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State Superintendent Says K-12 Budget Still Requires Work to Meet Student Needs

LANSING – With the final passage of the state House and Senate versions of the state school aid budget this week, State Superintendent Dr. Michael F. Rice says some improvements have been made that lead up to negotiations with Governor Gretchen Whitmer to provide needed investments in Michigan’s public schools.

“We have the resources and the opportunity in the state right now to make a significant difference for our children,” Dr. Rice said. “Such an opportunity will likely not exist in the foreseeable future. Let’s make the most of the moment and do something life-changing for the next generation of Michigan children.”

Dr. Rice acknowledged that before final passage Thursday, the House added over $100 million to help address the mental health needs of Michigan students coming out of the pandemic.

“We greatly appreciate the additional funding by the House,” Dr. Rice said. “It’s still not enough, but far better than it was.”

Also Thursday, the state Senate added $70 million more to address students’ disrupted learning over the past two years.

In remarks made during a Thursday afternoon press conference in Grand Rapids, Dr. Rice said Governor Whitmer’s budget proposal is a generational budget that lifts up Michigan students and staff.

“The governor’s budget is the best school budget that many educators have ever seen and has the potential – if adopted in substantially similar form – to drive significant improvement in our children’s education,” Dr. Rice said.

The governor’s budget increases the per pupil foundation allowance by 5% or $435 per child; raises categorical funding for economically disadvantaged students, students with disabilities, English learners, students in rural and isolated districts, and students in career and technical education; increases school safety funding; provides for a $1 billion infrastructure modernization fund; adds $361 million in children’s mental health funding; and includes $2.3 billion for teacher recruitment and staff retention.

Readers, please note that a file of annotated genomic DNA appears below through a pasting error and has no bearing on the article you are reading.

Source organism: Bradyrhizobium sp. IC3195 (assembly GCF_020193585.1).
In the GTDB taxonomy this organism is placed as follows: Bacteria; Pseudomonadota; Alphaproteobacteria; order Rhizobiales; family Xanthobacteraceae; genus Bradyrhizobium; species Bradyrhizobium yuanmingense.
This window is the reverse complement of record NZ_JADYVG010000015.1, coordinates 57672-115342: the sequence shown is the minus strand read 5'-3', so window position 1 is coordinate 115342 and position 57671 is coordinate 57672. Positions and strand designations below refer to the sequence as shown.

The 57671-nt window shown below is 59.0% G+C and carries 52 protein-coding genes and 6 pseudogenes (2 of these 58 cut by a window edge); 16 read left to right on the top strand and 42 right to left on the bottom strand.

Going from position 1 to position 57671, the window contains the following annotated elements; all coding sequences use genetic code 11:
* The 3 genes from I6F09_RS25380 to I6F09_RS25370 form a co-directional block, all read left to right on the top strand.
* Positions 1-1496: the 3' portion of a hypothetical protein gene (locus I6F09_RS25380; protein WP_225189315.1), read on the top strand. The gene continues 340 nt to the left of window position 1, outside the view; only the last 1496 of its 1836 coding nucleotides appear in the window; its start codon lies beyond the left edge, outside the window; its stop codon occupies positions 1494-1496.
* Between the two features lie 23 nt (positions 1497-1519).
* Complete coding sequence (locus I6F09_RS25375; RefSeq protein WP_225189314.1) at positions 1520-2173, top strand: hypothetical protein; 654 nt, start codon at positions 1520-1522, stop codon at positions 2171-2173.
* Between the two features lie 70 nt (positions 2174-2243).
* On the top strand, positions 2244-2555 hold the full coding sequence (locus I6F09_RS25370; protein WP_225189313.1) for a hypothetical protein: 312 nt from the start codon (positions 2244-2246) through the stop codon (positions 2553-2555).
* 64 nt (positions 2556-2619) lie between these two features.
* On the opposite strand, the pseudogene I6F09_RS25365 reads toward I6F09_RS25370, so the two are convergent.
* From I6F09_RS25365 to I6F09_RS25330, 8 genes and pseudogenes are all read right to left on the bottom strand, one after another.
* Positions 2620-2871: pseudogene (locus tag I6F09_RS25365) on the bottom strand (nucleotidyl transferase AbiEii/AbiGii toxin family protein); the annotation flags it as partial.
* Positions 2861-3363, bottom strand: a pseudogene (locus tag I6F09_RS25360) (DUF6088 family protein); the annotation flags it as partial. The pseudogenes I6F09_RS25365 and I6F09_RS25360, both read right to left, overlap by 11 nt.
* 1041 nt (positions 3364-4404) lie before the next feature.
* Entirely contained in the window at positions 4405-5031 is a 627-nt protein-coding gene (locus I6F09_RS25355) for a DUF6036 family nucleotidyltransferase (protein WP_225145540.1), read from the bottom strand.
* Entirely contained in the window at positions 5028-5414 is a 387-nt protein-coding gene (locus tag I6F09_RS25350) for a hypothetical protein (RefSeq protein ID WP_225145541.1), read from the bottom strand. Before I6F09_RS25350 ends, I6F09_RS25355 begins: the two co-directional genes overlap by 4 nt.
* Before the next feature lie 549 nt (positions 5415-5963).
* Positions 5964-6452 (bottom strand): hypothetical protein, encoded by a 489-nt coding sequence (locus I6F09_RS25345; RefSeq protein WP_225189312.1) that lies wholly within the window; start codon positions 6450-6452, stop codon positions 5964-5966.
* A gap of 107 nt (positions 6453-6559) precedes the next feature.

Both the Senate and House budgets have strengths; both have gaps.

Like the governor’s budget, both the Senate and House budgets include significant and appreciated per pupil foundation allowance increases; include needed investments in school safety; and some funding for teacher recruitment initiatives.

The legislature did not increase categorical funding for economically disadvantaged students or English learners; did not provide resources for the governor’s $1 billion school infrastructure modernization fund for low-taxable-value school districts, many of which are rural; and did not fund teacher and school staff retention bonuses, which the governor recognized as an important mechanism for stabilizing the profession during a critical teacher shortage.

“Michigan needs a K-12 school aid budget that focuses on the unique needs and costs of all students, strengthens the teaching profession, and provides better supports for students and staff,” Dr. Rice said. “The governor’s proposed budget does just that.

“We appreciate the earnest work that the legislature has done to this point and think that legislators would do well to review again the governor’s budget that fully supports students and staff as the negotiations begin between the governor and legislative leaders.”